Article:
Sustainable Business

Unusual coalition urges Australia to step up investment in clean energy exports

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David Brockwell walks between wind turbines during a routine inspection at the Infigen Energy wind farm located on the hills surrounding Lake George, 50 km north of the Australian capital city of Canberra May 13, 2013. Picture taken May 13, 2013. REUTERS/David Gray

MELBOURNE, Oct 13 (Reuters) - Australia's big business lobby group, unions and two green groups joined on Wednesday to urge the government to invest in clean energy exports, just as politicians wrangle over new emissions targets ahead of UN climate talks this month.

Pressure is growing on the government both domestically and internationally to set ambitious climate targets, but the conservative government has yet to come up with a plan amid concern about keeping voters happy in rural regions that are dependent on coal, gas and farming. read more

Australia could create 395,000 new jobs and generate A$89 billion ($65 billion) in new trade by 2040 by investing in renewable hydrogen and ammonia, green steel and aluminium, critical minerals, battery manufacturing, education and training and engineering and consulting services, a report commissioned by the unusual coalition of groups said.

"The global shift towards net zero emissions presents huge opportunities to create new, secure jobs for workers across Australia, but we need to act decisively to secure these industries," Australian Council of Trade Unions (ACTU) President Michele O'Neil said in a statement.

The ACTU, the Business Council of Australia, which represents the country's biggest companies, the Australian Conservation Foundation (ACF) and WWF-Australia jointly commissioned Accenture to do a report on the export opportunities.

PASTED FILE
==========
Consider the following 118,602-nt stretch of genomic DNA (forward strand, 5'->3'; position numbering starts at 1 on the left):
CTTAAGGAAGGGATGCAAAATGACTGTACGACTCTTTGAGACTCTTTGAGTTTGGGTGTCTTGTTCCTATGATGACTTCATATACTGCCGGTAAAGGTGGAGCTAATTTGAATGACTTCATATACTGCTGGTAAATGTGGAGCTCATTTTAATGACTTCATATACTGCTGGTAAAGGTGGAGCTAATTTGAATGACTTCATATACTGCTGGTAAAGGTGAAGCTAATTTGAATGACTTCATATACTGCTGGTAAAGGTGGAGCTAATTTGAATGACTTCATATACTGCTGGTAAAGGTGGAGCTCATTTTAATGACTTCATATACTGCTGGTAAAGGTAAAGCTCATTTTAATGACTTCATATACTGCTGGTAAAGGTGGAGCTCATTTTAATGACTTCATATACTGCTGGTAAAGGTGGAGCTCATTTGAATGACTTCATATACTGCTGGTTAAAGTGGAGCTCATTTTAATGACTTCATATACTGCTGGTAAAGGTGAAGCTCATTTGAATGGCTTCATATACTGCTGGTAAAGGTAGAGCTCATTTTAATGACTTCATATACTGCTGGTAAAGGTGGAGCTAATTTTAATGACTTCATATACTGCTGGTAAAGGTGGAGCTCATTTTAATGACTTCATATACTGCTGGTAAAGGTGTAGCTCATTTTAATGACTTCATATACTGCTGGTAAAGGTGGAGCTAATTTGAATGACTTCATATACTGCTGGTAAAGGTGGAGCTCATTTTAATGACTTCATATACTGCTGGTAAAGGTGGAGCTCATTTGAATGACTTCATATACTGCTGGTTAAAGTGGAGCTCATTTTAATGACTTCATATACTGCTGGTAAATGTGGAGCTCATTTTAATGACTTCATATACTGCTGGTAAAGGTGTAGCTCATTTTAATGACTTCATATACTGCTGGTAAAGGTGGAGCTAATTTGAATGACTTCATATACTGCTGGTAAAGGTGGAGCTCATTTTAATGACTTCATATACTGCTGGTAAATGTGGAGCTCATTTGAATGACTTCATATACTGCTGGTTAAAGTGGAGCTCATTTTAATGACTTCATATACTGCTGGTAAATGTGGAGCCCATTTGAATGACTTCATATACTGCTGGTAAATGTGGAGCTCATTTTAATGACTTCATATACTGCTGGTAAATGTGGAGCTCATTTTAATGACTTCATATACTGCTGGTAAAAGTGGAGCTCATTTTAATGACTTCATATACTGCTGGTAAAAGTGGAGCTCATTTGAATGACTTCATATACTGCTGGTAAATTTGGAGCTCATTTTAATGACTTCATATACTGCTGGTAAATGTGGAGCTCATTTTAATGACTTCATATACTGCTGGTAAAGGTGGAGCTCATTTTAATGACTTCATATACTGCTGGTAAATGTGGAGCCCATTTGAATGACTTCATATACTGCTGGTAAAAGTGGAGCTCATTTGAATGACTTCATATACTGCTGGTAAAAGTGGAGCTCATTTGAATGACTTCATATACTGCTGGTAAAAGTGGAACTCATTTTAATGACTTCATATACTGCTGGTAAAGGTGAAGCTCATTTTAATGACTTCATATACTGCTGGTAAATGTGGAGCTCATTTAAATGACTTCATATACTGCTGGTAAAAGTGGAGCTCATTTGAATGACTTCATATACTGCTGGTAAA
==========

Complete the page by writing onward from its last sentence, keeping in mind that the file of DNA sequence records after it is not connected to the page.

They said the government should set an interim target of 6 gigawatts of hydrogen and three green metals plants by 2027, going beyond the government's 10-year plan to promote development of clean energy technologies.

"Unlocking clean exports at this scale would require 6 times the current national electricity output and a commitment to commercialise new industries such as renewable hydrogen and green steel," the report said.

Australian billionaire Andrew Forrest's Fortescue Metals Group aims to produce 15 million tonnes a year of green hydrogen by 2030, among several other projects being studied by companies like Origin Energy (ORG.AX), Woodside Petroleum (WPL.AX), and InterContinental Energy. None of them have reached final investment decisions yet.

The report also called for A$10 billion co-investment in new industries and a A$5 billion fund for workers and regions "to manage the disruption to regional economies and workers dependent on carbon-intensive industries".

($1 = 1.3622 Australian dollars)

Reporting by Sonali Paul; Editing by Kim Coghill

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